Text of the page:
This doesn’t always work (I’ll admit, sometimes the idea that comes to me is just not workable), but it’s a way of figuring out a workaround from something pedantic. Break down a story about a dog with separation anxiety, and maybe he really wants to have his own cooking show, and is grateful for the time alone. Hack apart an idea about a little monster who is nervous on the first day of school, and maybe it’s about a bunch of creatures who all want to lose a dance contest. (I don’t know! I am making these up right now!)
The problem comes from trying to do everything at once with a story, and the solution is to slow way down. Rushing the story doesn’t do the story any good. But I get it, because I do it too. I write “octopus who plays saxophone???” in my idea notebook and before I even write the first sentence I’m imagining awards and royalty checks. So there’s a part of me that wants to rush ahead and get there quickly. But rushing is not the way to write a good book. The book only blooms into what it can and should be when I give it all the time it needs, and sometimes that’s a relatively short time (like three months) and sometimes it’s much, much longer. So this exercise of breaking the book down into its parts so I can figure out what elements are working is one that forces me to slow down, and forces me to investigate what makes a story good. I’m less likely to pick up this tiny shard of a story and say “this will be a best seller!” because even my delusional inner optimist knows better than to call one worried door hinge a best seller.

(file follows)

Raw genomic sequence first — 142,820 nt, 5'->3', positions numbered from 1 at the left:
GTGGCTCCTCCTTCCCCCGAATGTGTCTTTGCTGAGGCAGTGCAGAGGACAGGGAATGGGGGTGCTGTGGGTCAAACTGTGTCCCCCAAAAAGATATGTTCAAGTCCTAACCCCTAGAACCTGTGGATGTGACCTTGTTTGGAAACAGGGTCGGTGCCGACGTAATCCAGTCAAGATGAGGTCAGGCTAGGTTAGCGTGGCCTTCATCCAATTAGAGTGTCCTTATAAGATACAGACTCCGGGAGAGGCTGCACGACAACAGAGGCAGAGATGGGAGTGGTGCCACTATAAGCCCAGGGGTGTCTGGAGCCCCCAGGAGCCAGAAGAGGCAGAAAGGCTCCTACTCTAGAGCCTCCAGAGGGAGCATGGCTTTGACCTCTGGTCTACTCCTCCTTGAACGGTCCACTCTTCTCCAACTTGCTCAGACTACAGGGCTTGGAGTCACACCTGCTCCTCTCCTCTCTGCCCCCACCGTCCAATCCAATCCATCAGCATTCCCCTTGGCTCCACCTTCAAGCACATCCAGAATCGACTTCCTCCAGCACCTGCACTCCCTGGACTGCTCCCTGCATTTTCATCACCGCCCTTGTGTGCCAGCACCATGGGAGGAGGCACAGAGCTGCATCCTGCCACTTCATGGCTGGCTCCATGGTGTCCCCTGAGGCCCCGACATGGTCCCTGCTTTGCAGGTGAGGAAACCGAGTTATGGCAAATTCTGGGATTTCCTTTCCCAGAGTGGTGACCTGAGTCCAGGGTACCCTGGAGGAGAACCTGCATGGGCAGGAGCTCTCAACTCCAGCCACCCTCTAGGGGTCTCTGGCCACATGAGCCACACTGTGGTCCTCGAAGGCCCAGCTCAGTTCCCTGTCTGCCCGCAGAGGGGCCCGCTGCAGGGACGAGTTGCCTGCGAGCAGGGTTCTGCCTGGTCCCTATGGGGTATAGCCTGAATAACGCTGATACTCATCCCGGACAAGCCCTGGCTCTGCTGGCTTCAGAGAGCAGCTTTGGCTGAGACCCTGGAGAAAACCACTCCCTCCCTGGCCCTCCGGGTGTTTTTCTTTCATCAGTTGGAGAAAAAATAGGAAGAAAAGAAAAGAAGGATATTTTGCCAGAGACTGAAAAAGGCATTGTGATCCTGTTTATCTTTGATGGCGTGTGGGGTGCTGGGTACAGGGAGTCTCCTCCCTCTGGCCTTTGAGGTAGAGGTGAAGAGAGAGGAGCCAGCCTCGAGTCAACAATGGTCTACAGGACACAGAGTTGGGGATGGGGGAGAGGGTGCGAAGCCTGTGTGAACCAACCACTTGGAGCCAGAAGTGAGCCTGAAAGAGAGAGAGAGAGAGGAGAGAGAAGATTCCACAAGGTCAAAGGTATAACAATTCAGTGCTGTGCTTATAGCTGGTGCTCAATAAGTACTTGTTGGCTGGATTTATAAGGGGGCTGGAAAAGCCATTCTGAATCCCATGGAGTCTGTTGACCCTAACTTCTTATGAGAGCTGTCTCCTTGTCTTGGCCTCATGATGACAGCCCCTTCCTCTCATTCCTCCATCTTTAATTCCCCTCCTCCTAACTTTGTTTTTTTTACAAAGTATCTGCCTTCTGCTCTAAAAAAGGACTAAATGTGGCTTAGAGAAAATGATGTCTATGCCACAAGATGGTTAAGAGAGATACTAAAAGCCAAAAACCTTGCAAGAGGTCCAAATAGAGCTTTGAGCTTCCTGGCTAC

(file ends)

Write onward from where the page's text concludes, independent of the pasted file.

Break it down. Take the time. Let the story tell you what it’s supposed to be. Write one sentence a day if that stops you from getting ahead of it.
I’ll also say this: if you want to write a picture book that’s full of morals, go right ahead. Lots of people do. But if you think part of a picture book’s reason for existence is to teach children the wonders of story when told through the magical form that is text and illustrations working together, often read aloud, then slow down, and take the time to make it good.
Behind the Paywall
This marks just over a month since I moved my newsletter from Mailchimp to Substack, and so far it has been a great move. Part of the Substack experiment has been playing with the ability to include more kinds of posts, plus posts that only paid subscribers can access. This past month there were a bunch of posts that went up behind the paywall. I decided not to send everyone free previews to the paid posts so I wasn’t clogging your inboxes. That’s still my plan. I’m not going to send free previews (unless you all tell me you want them??), but will update you monthly in the newsletter on what the paid subscribers saw, so you can decide whether you want to change your subscription. I've enabled the free 7-day trial in the Substack settings, if you want to read some of the paid stuff before you decide.
I’ve had weekly Q&As, which you can view on the Q&A page on the Do the Work homepage. This month: How do I prepare for a book festival? How do I ask for a blurb? Do you get rejected still? Should I quit Twitter? And a very lengthy answer to How do I get from idea to published book?
There is also a form for asking questions if you have one (or you can reply to this email!). If you’re not a paying subscriber, let me know, and I’ll email you the answer to your question.